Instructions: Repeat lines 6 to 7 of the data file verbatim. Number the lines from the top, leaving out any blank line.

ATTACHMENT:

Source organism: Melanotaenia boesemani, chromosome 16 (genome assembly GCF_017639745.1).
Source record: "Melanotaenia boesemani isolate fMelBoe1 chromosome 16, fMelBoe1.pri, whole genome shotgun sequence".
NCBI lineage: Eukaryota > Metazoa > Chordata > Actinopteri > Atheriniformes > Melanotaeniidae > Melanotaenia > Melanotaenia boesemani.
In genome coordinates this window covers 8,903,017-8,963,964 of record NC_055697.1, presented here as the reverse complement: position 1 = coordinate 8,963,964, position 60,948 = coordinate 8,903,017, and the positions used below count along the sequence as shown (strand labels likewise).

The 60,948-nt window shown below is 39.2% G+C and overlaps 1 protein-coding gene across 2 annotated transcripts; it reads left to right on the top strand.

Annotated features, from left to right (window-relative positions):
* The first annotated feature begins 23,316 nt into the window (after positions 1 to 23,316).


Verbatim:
Annotated features, from left to right (window-relative positions):
* The first annotated feature begins 23,316 nt into the window (after positions 1 to 23,316).